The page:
3. No one was more geared up for this show than me. That being said, at the rate this is going it’s looking like the next Guilty Crown[Much Hype little payoff]! I give it one more episode before I give it the “EPIC FAIL” stamp!

    1. Guilty Crown failed in how it took itself so seriously, at least that’s not the case here with Space Dandy. The issue as several have pointed out here is the comedy. Since Space Dandy is going to rely on gags and over the top ridiculousness, it’s likely to be hit or miss for some due to the highly subjective nature of humour.

      Like all other cartoon-based comedies, Dandy will fail if more people do not watch the show than watch it, as that is the only indicative factor for how many enjoyed it.

      1. Also the fact that all the characters in Guilty Crown don’t act like human beings:
        -I saw Shu changing. I must roll into his room to punch him in the face

        -I do the only thing logical when fighting a freaking robot with only an SMG, I run away and take cover
        Everyone watching sighs in frustration

        These small things made me headdesk a lot watching that show.

        Compare it to Space Dandy where ugly aliens act more human than anyone in Guilty Crown, you’ll realize just how crumby that show really was.

  4. Personally I actually found this episode to be less enjoyable than the premiere. The jokes either seemed to fall flat to me or relied on overused tropes (i.e. the villains believing Dandy is a mastermind for continuously escaping their traps, when in reality it’s luck or a variety of other factors). I found Meow’s character to be more annoying than endearing throughout – I think I would have liked it better if he had been relegated to a single episode and the series as a whole focused on just Dandy and his robot companion.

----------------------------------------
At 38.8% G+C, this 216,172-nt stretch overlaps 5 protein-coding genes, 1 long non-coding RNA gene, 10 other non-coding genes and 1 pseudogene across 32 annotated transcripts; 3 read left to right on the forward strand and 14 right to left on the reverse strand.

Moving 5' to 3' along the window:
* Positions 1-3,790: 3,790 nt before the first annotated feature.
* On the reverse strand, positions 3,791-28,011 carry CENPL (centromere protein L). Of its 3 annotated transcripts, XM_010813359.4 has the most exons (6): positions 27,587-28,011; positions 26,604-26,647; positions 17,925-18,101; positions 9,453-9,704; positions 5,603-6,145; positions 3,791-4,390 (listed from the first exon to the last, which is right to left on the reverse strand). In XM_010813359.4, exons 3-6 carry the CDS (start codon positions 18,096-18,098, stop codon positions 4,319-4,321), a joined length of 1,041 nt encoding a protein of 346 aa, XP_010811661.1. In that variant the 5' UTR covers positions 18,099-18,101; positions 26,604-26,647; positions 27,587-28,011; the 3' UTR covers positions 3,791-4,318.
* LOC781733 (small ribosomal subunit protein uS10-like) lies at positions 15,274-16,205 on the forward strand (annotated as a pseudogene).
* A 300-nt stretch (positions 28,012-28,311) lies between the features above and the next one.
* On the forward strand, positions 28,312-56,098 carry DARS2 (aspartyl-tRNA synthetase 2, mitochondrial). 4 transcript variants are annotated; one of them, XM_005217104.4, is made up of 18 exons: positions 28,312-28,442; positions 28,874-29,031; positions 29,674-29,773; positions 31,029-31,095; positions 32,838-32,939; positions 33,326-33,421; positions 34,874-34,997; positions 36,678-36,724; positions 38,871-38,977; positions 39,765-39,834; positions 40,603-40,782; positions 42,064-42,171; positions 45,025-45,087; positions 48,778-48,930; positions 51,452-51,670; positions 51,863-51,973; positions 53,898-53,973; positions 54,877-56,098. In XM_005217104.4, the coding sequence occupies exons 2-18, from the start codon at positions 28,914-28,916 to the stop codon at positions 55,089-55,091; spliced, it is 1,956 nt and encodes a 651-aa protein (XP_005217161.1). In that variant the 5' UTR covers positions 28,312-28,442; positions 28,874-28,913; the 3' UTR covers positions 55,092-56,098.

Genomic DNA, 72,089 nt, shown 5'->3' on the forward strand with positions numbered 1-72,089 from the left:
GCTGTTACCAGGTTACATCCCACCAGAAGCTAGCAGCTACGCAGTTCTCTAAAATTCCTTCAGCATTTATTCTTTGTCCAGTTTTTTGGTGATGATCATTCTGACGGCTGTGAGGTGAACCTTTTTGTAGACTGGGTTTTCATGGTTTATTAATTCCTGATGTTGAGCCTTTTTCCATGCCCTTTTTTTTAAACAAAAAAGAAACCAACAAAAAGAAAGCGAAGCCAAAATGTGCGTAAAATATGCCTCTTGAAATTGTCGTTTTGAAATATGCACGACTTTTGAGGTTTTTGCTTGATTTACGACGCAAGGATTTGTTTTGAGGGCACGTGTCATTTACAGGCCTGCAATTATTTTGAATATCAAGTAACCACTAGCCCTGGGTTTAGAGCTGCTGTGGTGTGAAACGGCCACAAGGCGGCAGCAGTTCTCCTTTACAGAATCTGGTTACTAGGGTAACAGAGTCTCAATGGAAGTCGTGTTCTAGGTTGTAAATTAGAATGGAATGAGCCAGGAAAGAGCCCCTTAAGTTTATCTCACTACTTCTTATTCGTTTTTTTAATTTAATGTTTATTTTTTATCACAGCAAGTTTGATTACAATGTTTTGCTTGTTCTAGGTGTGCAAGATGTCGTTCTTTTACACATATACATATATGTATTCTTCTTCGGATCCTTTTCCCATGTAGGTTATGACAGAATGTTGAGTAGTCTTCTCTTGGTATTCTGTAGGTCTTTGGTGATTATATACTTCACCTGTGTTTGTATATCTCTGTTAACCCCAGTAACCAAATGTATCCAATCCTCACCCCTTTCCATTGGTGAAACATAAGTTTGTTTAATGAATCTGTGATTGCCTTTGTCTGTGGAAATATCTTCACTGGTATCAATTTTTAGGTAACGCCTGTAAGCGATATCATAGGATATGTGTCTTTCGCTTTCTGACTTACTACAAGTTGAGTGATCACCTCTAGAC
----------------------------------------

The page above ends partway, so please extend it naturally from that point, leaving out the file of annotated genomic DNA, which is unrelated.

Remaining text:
Then there were a number of things going on that didn’t seem to follow any logic. I understand that the show is meant to be comedic and that as such these kinds of things are often excused, but there seemed to be quite a lot of them. To list a few:

    1. It’s mentioned that they are out of money, and not able to even pay for the ramen they currently had. They fortunately seemed to get out of that one by Scarlet kicking ass and (possibly?) paying their share. How then are they eating at several more ramen restaurants? It seems like lazy writing to point this out themselves, then completely ignore the issue.

    2. How were they getting away from the later groups of henchmen? Scarlet took care of the first wave, but did they really just successfully run from the rest? If so our villains have fallen to an entirely new level of incompetency.

    3. Why did the villain fleet end up where the phone was at the end? Presumably they were using Meow’s twitter to follow the pictures to where Dandy was at the time, not tracking Meow’s phone itself (if they were tracking the phone, why did they only ever catch up at the Ramen restaurants?), so their showing up in the middle of space nowhere like that seems a bit odd.

    I’m likely going be called a kill-joy and downvoted for this post, but I honestly just didn’t find the episode enjoyable and am trying to figure out and list the reasons why. I’ll see how the next episode pans out before deciding to drop it or not.

    1. 1. My guess on that was that the thugs Gel sent after them (those who survived, anyway), left a little lighter in the pockets.

      2. Mook villains are always incompetent.